Valentines 2012 – snooping law introduced

Rumour confirmed!!! At 12:30 p.m., in a blatent attempt to use abused childen to stifle dissent about a law that sanctions Internet snooping, Minister of Public Safety introduced the freshly renamed “Protecting Children from Internet Preditors” Act.”

But things haven’t exactly gone as planned for this Minister. Since its introduction on Valentine’s Day, it has been questioned, denounced, and/or criticized well beyond the privacy, human rights and civil liberties communities. “Licence to snoop”, the editorial in The National Post and comments of concern “I think it’s too intrusive” from several of its own MPs reveal cracks in the usually satin-smooth Conservative solidarity veneer.

This legislation (renamed from the original “unlawful access legisation” only minutes before its introducation) would allow law enforcement agencies to seek certain types of information about Internet users without having to seek a judicial warrant. It also lacks adequate oversight measures, lowers the standards for authorization of deeper information searches, and forces Internet service providers to install costly monitoring equipment. For a government that killed the long form census and the long gun registry, authorizing this kind of privacy invasion is becoming hard to explain. During a CBC radio interview on Feb. 15, the minister tried to suggest the being able to requisition information about individual Internet users, whether they are suspected of a crime or not and without their knowledge, was not invasive:

“What this bill does is it doesn’t target people generally, it specifically uh assists police in the investigation of crime so they’re looking at specific individuals for crimes. The long gun registry is a general registry that encompasses every single gun owner in this country whether they’re a criminal or not or whether they’re suspected of a crime or not. So this is a very, very different targeted piece of legislation as opposed to the broad uh criminal compulsion to register uh guns in the long gun registry uh is which is of course we’re getting rid of.”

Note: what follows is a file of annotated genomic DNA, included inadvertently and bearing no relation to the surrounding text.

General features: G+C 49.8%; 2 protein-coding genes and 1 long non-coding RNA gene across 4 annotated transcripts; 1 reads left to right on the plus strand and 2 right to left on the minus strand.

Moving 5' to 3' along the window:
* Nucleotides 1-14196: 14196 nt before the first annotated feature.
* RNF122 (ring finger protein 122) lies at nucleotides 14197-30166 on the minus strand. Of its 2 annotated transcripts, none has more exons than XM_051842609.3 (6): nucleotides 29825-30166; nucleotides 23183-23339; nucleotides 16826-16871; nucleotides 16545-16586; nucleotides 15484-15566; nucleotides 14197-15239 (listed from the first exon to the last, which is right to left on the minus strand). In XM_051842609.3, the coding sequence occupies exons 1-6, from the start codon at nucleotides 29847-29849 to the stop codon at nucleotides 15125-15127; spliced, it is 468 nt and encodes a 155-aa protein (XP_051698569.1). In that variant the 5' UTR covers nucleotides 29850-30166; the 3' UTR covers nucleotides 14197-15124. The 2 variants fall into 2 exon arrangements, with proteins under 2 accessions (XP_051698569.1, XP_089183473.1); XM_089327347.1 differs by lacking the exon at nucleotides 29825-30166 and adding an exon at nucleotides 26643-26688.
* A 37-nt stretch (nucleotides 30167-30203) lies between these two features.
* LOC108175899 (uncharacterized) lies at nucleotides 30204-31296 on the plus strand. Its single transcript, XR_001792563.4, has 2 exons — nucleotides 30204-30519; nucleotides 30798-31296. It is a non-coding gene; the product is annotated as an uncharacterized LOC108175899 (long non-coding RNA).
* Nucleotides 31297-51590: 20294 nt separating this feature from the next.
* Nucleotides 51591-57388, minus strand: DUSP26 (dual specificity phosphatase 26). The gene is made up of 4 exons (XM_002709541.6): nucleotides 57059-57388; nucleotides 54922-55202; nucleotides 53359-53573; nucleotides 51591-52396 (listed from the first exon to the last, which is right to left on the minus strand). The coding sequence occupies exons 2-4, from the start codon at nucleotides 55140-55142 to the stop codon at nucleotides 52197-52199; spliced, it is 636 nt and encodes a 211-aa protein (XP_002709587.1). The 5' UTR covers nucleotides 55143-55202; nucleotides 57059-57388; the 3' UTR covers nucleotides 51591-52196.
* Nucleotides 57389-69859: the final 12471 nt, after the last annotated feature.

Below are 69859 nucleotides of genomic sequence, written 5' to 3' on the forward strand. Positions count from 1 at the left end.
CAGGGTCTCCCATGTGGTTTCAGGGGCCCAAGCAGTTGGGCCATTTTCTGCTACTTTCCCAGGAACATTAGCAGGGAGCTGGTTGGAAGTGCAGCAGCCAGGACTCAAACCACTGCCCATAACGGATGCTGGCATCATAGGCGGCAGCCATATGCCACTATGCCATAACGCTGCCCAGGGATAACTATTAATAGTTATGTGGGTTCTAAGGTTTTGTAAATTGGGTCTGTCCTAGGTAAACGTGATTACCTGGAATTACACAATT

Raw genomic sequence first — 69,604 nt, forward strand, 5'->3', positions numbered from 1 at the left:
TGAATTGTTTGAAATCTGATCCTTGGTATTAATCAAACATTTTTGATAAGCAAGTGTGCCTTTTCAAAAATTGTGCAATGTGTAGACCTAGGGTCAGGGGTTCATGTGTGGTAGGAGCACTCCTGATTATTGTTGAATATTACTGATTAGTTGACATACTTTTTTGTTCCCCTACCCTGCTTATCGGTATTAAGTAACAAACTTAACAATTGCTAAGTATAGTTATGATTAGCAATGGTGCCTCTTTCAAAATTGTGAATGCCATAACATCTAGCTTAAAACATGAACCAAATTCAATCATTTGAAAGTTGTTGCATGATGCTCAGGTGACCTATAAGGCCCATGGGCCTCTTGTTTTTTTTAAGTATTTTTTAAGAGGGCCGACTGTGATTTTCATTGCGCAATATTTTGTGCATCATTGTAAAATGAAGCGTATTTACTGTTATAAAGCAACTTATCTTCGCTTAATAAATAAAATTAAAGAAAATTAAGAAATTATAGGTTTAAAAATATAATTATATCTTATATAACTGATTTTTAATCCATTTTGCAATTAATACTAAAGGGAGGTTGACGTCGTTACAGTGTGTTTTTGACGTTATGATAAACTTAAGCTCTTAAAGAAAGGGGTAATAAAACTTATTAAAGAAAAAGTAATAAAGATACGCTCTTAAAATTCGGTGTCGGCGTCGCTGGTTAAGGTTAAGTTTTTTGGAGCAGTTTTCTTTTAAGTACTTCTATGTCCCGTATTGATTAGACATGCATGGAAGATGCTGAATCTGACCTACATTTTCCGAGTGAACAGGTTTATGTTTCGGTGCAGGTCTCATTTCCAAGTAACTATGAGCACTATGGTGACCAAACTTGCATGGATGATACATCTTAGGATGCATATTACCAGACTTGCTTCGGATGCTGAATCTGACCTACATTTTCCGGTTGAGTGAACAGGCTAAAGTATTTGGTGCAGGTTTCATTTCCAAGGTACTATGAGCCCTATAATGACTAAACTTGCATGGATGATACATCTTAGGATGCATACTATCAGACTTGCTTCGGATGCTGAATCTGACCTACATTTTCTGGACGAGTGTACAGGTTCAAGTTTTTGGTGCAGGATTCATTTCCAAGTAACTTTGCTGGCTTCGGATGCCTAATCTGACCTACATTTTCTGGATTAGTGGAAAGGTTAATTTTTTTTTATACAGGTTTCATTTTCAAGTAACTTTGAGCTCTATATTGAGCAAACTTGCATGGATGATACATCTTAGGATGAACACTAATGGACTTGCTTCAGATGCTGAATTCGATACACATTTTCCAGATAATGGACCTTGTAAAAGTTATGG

He had to have been anticipating the question, but the response stumbles along as though the government didn’t foresee the looming pothole in their reasoning. Despite Toew’s insistence, during the interview, that he was not surprised by the backlash, recent announcements suggest differently.

Still trying to sound tough while backpeddling, the government announced that the bill would be sent directly to committee for study, allowing MPs to make “targeted” suggestions for amendments before second reading. Although this represents a window towards improvement, it remains to be seen how far the government is willing to back down.

“There’s been no demonstrable proof that it’s needed,” said Tom Copeland, chair of the Canadian Association of Internet Providers noting that, in his 17 years in the business he has only ever had one request for a customer’s name and address. “I may go another 17 years before I get another request. The value in this is questionable [considering the potential cost}, ” continued Copeland in an interview with Jim Bronskill of Canadian Press.

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